The plot of ‘The End of the F***ing World’ revolves around James, who believes he is a psychopath. Although he kills animals as a hobby, he soon gets bored with it and wants to kill a human being. He settles on Alyssa, a mouthy and rebellious, who has her own issues. Alyssa hates her mundane life and sets out to find her father. She asks James to come along, and he agrees, in order to find the right opportunity to kill her. However, in the course of their adventures, they come across several mishaps, and as they face them together, the two begin to develop a relationship. Starting with a heavy dosage of topics including murder, psychopathy, and self-mutilation, the show firmly sets down the tone. The characters are going to be unlikable.

James and Alyssa also go out of their ways to enforce this view, but to the more discerning viewer, psychopathy does not require validation from another, which is not the case of James eventually getting accustomed to having Alyssa around. The show, much like the characters, uses bold-faced nihilism to hide a tender core, which might even be called romantic. The characters are well fleshed out, however, and we see James and Alyssa both deal with their issues of abandonment and finding comfort in each other. Speaking from the narrative perspective of things, the episodes are short, and the action feels like whirlwind. The show moves seamlessly forward, going from cliffhanger to cliffhanger, knowing that it has the audience right where it wants.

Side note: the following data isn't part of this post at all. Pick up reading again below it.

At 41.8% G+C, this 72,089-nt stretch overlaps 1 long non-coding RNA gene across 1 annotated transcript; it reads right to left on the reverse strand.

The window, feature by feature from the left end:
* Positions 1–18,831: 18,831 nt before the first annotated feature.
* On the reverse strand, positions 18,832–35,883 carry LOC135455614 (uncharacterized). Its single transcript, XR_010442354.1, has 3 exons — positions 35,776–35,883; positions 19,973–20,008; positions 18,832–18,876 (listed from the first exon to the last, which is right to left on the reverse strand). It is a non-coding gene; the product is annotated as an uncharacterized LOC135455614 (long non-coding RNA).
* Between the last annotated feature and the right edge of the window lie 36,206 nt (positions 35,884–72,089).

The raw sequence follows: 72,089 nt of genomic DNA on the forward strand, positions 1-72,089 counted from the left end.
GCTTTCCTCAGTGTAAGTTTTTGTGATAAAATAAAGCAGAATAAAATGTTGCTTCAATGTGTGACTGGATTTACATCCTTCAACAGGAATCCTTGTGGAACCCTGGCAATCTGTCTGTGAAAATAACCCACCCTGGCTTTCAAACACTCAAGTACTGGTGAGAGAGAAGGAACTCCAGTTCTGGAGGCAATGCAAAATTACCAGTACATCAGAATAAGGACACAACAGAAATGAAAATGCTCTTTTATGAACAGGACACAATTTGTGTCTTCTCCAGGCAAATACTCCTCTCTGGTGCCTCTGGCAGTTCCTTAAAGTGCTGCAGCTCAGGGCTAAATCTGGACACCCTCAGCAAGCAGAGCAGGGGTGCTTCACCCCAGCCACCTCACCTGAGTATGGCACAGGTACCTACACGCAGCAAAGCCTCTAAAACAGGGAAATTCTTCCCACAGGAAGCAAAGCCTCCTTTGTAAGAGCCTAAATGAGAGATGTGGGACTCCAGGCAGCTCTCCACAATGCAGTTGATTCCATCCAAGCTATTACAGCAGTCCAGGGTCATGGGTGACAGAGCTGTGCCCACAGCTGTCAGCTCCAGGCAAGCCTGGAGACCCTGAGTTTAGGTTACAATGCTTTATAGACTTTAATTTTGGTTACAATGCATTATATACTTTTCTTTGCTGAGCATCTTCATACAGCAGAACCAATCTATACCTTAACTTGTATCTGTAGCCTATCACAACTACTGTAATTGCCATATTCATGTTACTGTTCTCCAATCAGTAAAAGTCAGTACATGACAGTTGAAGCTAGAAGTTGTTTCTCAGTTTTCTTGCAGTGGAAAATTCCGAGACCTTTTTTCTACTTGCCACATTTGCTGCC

In a show dealing with a psychopath and rebel, one must talk about the emotional side. Unlike Bonnie and Clyde, Alyssa and James are understated, perhaps because they are kids, but also because the writing intends them to be so. Emotions are handled with meticulous care on the show so that it never becomes mawkish. Perpetually cool, the series keeps bringing up some sentimental moments, only to undercut them with a gag. A word must be spared for James’ voiceover, where, having an adolescent voice allows for a lot of naive but satisfying observations. James keeps his voice laconic as he delivers one understatement after another when the show moves between being entertainingly caustic and having moments of moving bathos. It is unsurprising that the show has cutting intensity.